Cardiac and Respiratory Motion-Resolved 5D Imaging Using a Free-Running Framework: Comparison of Cartesian and Radial Trajectories
Christopher W Roy1, Jerome Yerly1,2, Jessica AM Bastiaansen1, Nemanja Masala1, Lorenzo Di Sopra1, Jens Wetzl3, Christoph Forman3, Davide Piccini1,4,5, and Matthias Stuber1,2

1Radiology, Lausanne University Hospital (CHUV) and University of Lausanne (UNIL), Lausanne, Switzerland, 2Center for Biomedical Imaging (CIBM), Lausanne, Switzerland, 3Siemens Healthcare GmbH, Erlangen, Germany, 4Advanced Clinical Imaging Technology (ACIT), Siemens Healthcare AG, Lausanne, Switzerland, 5LTS5, École Polytechnique Fédérale de Lausanne (EPFL), Lausanne, Switzerland


Recent advances have enabled high resolution cardiac imaging using continuous acquisitions that do not require external gating devices and can be reconstructed in arbitrary dimensions. Here, we extend the use of this Free-running framework to a fully self-gated free-breathing 3D Cartesian trajectory with spiral profile ordering for cardiac and respiratory motion resolved 5D imaging. We demonstrate the feasibility of this Cartesian approach by reconstructing and comparing images from both radial and Cartesian sequences with matching scan parameters in healthy volunteers. Overall, Cartesian images demonstrated comparable cardiac and respiratory motion albeit with more residual artifacts present in the Cartesian images.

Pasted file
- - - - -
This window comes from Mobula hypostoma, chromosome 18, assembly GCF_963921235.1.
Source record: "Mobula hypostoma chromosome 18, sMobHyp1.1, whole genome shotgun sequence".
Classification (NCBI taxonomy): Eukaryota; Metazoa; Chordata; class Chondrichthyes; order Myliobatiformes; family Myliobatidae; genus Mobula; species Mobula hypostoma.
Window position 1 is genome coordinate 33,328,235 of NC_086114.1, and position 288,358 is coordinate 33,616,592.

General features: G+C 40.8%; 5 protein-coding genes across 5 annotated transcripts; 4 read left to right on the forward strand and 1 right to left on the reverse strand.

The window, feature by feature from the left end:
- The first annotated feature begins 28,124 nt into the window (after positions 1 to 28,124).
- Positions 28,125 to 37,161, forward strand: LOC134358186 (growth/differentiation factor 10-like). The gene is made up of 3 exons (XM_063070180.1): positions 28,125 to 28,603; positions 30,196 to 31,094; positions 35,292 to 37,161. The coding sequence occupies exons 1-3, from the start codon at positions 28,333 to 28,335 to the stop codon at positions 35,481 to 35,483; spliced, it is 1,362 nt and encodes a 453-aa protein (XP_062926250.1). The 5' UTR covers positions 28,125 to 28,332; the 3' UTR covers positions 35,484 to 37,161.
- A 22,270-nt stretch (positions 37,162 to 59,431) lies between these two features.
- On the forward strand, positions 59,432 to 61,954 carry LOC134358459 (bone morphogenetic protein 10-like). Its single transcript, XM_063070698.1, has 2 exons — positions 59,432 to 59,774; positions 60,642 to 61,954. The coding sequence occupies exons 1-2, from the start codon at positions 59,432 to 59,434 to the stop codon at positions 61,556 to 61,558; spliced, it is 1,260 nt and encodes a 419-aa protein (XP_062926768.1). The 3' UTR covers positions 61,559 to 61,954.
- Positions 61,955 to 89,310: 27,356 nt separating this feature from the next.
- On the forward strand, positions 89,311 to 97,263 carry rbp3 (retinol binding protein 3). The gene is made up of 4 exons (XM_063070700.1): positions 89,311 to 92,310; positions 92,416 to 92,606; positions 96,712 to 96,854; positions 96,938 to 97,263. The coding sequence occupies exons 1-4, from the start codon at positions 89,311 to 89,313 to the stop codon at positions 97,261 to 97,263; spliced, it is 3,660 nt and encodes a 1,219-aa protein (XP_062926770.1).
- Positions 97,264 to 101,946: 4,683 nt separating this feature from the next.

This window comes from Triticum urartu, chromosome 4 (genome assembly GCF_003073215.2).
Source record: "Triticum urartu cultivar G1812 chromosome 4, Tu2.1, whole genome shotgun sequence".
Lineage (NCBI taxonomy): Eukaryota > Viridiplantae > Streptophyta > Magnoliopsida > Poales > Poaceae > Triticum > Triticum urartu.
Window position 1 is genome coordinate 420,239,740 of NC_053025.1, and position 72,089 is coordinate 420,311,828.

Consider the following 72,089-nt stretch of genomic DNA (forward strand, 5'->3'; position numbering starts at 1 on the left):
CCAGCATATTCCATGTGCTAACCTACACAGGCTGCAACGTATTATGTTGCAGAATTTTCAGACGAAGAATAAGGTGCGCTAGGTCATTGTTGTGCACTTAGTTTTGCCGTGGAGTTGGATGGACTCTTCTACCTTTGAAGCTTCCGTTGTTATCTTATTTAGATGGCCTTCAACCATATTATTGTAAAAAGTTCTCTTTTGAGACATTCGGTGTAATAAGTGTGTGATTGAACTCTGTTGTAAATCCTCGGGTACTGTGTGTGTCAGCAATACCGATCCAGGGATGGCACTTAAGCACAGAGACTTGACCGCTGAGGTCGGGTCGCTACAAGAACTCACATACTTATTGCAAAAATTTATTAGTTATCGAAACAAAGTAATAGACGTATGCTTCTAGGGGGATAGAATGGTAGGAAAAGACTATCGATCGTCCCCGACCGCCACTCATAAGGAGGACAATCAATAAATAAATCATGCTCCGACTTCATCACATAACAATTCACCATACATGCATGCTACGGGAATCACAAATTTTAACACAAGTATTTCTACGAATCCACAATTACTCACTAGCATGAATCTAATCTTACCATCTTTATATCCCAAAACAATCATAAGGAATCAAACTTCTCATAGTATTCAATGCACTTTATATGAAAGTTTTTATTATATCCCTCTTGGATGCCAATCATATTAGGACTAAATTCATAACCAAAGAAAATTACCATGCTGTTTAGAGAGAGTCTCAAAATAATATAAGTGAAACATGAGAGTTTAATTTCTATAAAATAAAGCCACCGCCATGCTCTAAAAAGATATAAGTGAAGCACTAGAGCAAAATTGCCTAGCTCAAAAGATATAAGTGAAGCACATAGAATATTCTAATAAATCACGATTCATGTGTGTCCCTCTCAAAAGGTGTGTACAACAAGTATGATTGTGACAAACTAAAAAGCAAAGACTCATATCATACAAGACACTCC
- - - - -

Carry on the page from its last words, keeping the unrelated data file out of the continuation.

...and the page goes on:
Whole-heart MRI requires acquisitions and reconstructions that are robust to cardiac and respiratory motion. In conventional examinations, a combination of ECG-gating and breath-holding or respiratory navigation is used to freeze physiological motion and produce sharp images. However, external gating devices add to patient setup time, and respiratory control can be difficult in some patients. Recent advances have enabled high-resolution imaging using continuous radial phyllotaxis acquisitions that do not require external devices and can be reconstructed exploiting the intrinsic similarities of arbitrary dimensions (Free-running framework) [1-6]. This is accomplished using a repeated readout along the superior-inferior (SI) direction for retrospective extraction of respiratory and cardiac signals, which informs the compressed sensing reconstruction to suppress undersampling artifact. In this work, we investigate the feasibility of applying the Free-running framework to a Cartesian trajectory with spiral profile reordering for cardiac and respiratory resolved 5D imaging [7-9]. Cartesian sampling is a potentially useful alternative to radial as it is less sensitive to trajectory errors, the imaging volume can more easily be tailored to specific applications allowing for a trade-off between scan time, contrast, and resolution, and the reconstruction can be performed without computationally demanding re-gridding. We demonstrate the feasibility of Free-running Cartesian 5D imaging in healthy volunteers and both qualitatively and quantitatively compare image reconstructions of radial and Cartesian acquisitions.